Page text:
This comprehensive notice scheme is designed to ensure that an individual can effectively “track” his or her personal data as it moves from party to party, thereby enabling the individual to exercise control and oversight as permitted under other provisions of the Directive. Two exceptions incorporated in the Directive acknowledge the logistical difficulty involved in such a comprehensive notice requirement, while leaving this goal intact. The first relieves the data “controller” from a notice obligation where the recipient already has the information the notice would contain. Since the information to be included in a notice will normally be disclosed during the process of obtaining consent, this exception drastically alleviates the logistical strain this provision would otherwise place on e-commerce. The second exception relieves the controller from a notice obligation if (i) the data has not been obtained directly from the data subject, (ii) it is being processed for statistical, scientific or historical reasons, and (iii) notice would require disproportionate effort or is expressly exempted by law.
Even with the stated exceptions, these notice requirements can impose extraordinary (and sometimes silly) obligations if taken literally. For example, an employer with a listing of its employees’ names and telephone extensions is, technically, processing personal data within the meaning of the Directive. Unless express consent of its employees is first obtained, the employer must seemingly provide notice to any employee whose office telephone extension is given to a third party. While this “dilemma” has clearly not left employers across Europe wringing their hands in despair, it illustrates the potentially extraordinary reach of the Directive provisions.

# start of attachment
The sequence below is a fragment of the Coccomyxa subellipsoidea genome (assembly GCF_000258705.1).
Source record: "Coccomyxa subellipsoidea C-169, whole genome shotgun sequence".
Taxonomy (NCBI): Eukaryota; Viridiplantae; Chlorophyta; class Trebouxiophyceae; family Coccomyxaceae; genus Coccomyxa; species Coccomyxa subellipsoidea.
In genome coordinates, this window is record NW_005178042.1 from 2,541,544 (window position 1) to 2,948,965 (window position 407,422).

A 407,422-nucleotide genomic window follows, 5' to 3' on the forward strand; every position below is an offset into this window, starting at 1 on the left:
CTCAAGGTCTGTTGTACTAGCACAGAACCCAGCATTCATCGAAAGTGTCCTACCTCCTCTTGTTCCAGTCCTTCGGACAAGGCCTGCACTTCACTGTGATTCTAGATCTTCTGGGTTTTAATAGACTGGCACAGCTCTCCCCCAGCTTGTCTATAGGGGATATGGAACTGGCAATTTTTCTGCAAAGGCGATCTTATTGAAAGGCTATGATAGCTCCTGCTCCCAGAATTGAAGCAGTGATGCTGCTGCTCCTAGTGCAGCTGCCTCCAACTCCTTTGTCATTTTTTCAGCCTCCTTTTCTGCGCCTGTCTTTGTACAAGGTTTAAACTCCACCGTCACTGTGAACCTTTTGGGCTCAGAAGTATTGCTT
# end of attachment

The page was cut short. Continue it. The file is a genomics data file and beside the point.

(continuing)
E. Right of Access and Accuracy
An individual’s rights regarding his or her personal data do not end once data is legitimately collected and notice is provided. The Directive expressly grants to individuals the right to examine data that has been collected about them, and the right to have errors in the data corrected. Unlike in America, where individuals can rarely determine who has personal data about them, the Directive’s notice provisions provide individuals with the tools necessary to make such an inquiry. Under the Directive, an individual can request of a data controller:
|(a)||whether the controller has any data about the individual;|
|(b)||the purpose for which the data is being used, if any;|
|(c)||the categories of data that have been obtained;|
|(d)||the recipients or categories of recipients of the data;|
|(e)||the actual data undergoing processing, in a readable form;|
|(f)||the source of the data, if known; and|
|(g)||to the extent the data is being used in any “automated decision making” capacity, the logic by which such decisions are being made.|
Such information must be provided “without constraint,” and “without excessive delay or expense.” (3) While the Directive does not state the frequency with which such requests may be made, they must be accommodated at “reasonable intervals.” Through this mechanism, individual data subjects can effectively police their own data.
Through examination by data subjects or otherwise, entities which collect or use personal data may find that the data is, or has become, inaccurate or incomplete. In such a situation, the Directive imposes an affirmative obligation on the keeper of the data to either correct the problem, or erase or block the data from use. In addition, to the extent practicable, controllers who have knowledge of such “bad” data must report the problem to third parties who may also be using it. While Americans often joke about inaccurate data becoming forever lodged in an unseen computer and proliferating uncontrollably to other computer networks, this aspect of the Directive is aimed specifically at removing as an excuse “It’s in the computer that way; there’s nothing we can do.”
F. Security of Personal Data